Ex. She was ambitious enough to aim for the company’s presidency.
     
  • STERN: very serious; severe.
    Ex. Journalists received a stern warning not to go anywhere near the battleship.
     
  • CONSCIOUS: awake, thinking, and knowing what is happening around you.
    Ex. When I took the exam, I was conscious that my parents were expecting a lot of me.

  • DIGNIFIED: serious and somewhat formal; having or showing dignity.
    Ex. Even when very old, he was very dignified in appearance.

  • WELL OFF: moderately rich.
    Ex. They must be well off if they can afford to buy a house there!
     
  • TEMPTED: to want something or to want to do something.
    Ex. “Would you like some more pie?” “I’m tempted, but no thank you.”

  • STRUGGLE: a long effort to do, achieve, or deal with something that is difficult or that causes problems.
    Ex. The people of this country will continue in their struggle for independence.
     
  • TO CONDEMN: to say in a strong and definite way that someone or something is bad or wrong.
    Ex. We strongly condemn this attack against our allies.
     
  • TO OVERCOME: to prevail over (opposition, a debility, temptations, etc.); surmount.
    Ex. To overcome one’s weaknesses.

  • INCOME: money that is earned from work, investments, business, etc.
    Ex. He has a very high annual income.
     
  • TO FELL APART: to break into pieces (often used figuratively).
    Ex. I feel as if my family is falling apart.
     
  • TO SUPPLY: to furnish or provide (something wanting or requisite).
    Ex. To supply a community with electricity.
     
  • WEALTH: a large amount of money or valuable possessions that someone has.
    Ex. The wealth of a city. 
  • ELUSIVE: hard to find or capture.
    Ex. Police are trying to track down the elusive criminal, who has so far avoided all their attempts to capture him.

  • SNOBBISH: like a snob (a person who respects and likes only people who are of a high social class).
    Ex. He’s a snobbish rich kid.

  • GREED: a selfish desire to have more of something (especially money).
    Ex. He was a ruthless businessman, motivated by naked ambition and greed.

Downloadable PDF version: JANE AUSTEN – Vocabulary

Watch the video and answer the following questions

  1. Austen wanted to change people with her novels. How did she want them to become?
  2. When is Jane Austen born and where?
  3. How was the writer’s family social status?
  4. Did she get married?
  5. What’s Jane’s sister name?
  6. How many novels did Jane complete?
  7. What are the titles of the novels she completed?
  8. What are the four main things Jane Austen wanted to teach us?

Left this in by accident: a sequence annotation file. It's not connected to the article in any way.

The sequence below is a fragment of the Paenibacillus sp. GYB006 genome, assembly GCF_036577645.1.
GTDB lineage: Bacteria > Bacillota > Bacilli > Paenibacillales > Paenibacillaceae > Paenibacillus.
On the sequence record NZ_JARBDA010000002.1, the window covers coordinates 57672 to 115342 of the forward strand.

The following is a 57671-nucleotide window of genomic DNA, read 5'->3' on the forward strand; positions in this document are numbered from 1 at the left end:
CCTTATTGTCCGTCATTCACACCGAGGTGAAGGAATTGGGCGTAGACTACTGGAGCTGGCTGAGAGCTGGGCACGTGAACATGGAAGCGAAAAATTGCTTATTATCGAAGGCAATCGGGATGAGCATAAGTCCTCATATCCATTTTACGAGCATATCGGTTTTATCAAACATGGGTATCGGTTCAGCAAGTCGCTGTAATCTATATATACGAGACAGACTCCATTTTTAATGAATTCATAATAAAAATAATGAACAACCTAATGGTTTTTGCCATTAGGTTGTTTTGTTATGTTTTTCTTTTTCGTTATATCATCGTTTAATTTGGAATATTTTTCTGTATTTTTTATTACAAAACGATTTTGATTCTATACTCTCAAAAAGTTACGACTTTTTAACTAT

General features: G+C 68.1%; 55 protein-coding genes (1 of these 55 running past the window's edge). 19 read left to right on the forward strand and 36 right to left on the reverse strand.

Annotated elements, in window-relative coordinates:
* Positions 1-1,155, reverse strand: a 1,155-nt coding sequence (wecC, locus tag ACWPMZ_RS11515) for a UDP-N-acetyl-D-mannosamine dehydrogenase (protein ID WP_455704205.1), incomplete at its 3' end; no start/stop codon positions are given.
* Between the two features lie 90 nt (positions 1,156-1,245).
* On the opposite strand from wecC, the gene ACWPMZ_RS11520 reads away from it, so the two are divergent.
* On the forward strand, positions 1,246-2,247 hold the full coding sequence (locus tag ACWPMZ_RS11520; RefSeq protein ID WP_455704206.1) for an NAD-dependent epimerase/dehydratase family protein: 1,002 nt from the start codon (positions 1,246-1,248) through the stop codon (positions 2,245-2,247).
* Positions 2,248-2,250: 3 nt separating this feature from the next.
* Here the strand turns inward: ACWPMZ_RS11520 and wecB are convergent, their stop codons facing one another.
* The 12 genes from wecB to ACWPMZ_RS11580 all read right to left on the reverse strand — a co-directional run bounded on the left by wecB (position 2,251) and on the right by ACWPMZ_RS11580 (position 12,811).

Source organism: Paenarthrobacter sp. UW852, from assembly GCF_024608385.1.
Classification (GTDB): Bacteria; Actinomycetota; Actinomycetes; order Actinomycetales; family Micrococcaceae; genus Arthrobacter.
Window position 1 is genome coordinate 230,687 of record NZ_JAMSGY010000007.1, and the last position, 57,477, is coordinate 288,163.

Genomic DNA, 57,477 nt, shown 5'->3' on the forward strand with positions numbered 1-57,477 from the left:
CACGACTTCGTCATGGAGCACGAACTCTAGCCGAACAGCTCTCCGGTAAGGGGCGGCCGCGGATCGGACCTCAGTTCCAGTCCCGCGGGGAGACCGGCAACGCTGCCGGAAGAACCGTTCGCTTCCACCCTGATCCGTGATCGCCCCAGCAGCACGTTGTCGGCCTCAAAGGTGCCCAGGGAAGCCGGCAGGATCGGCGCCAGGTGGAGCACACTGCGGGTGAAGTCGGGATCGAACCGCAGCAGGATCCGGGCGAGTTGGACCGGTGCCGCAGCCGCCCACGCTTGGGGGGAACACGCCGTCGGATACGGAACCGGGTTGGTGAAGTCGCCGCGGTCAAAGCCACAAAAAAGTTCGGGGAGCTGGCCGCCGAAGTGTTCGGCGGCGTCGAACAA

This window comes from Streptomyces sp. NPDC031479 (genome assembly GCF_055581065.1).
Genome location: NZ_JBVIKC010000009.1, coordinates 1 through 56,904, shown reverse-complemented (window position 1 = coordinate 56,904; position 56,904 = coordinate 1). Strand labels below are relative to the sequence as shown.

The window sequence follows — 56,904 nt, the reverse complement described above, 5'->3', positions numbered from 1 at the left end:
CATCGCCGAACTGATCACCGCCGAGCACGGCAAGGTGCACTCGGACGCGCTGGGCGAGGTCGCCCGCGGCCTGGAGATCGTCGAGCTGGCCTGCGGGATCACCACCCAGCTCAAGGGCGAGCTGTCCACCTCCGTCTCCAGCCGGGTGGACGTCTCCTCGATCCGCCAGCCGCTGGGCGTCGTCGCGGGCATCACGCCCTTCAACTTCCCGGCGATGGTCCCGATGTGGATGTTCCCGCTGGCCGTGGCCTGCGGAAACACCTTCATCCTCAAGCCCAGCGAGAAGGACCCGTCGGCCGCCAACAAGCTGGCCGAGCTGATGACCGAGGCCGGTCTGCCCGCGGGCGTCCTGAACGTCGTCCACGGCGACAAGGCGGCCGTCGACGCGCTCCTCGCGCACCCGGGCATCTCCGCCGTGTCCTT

9. In Jane Austen’s opinion marriage depends on two factors, do you remember them?
  10. Name the two mistakes people make around money according to Jane Austen.

Writing practice suggestion

  1. Write Jane Austen’s main opinions concerning love, marriage, judging people, money, and being snobbish. Do you agree or disagree with the writer?
    Justify your answer.

Downloadable PDF version: Jane Austen – Listening comprehension

Downloadable PDF version: Jane Austen – Listening comprehension with answers

Watch the video then fill in the gaps in the following sentences

  1. Jane Austen is loved mainly as a guide to fashionable life in the _____________ period, but her own vision of her task was radically different.
  2. She was an ambitious and ______________ moralist.
  3. Born in _____________, Austen grew up in a small village in Hampshire, where her father was the Anglican _________________.
  4. She did much of her writing at a ______________ octagonal table.
  5. The _______________ was her chosen weapon in the struggle to reform humanity.
  6. ________________ starts of feeling superior because he has more money and higher status.
  7. The story ______________ them because they have developed well.
  8. ______________________________ starts when quiet, shy Fanny Price goes to live with her much richer cousins, the Bertrams.
  9. In Pride and Prejudice, she explains that Mr. _________________ has an income of _________________ pounds a year –that’s rather a lot- while Darcy has more than twice that.
  10. At one point in _______________________________, it looks like Elinor Dashwood and Edward Ferrars who are otherwise well suited won’t be able to get married.
  11. In Emma, the heroine –Emma herself- takes ______________________ -a pretty girl from the village- under her wing.

Downloadable PDF version: Jane Austen – Fill in the gaps exercise

Downloadable PDF version: Jane Austen – Fill in the gaps exercise answers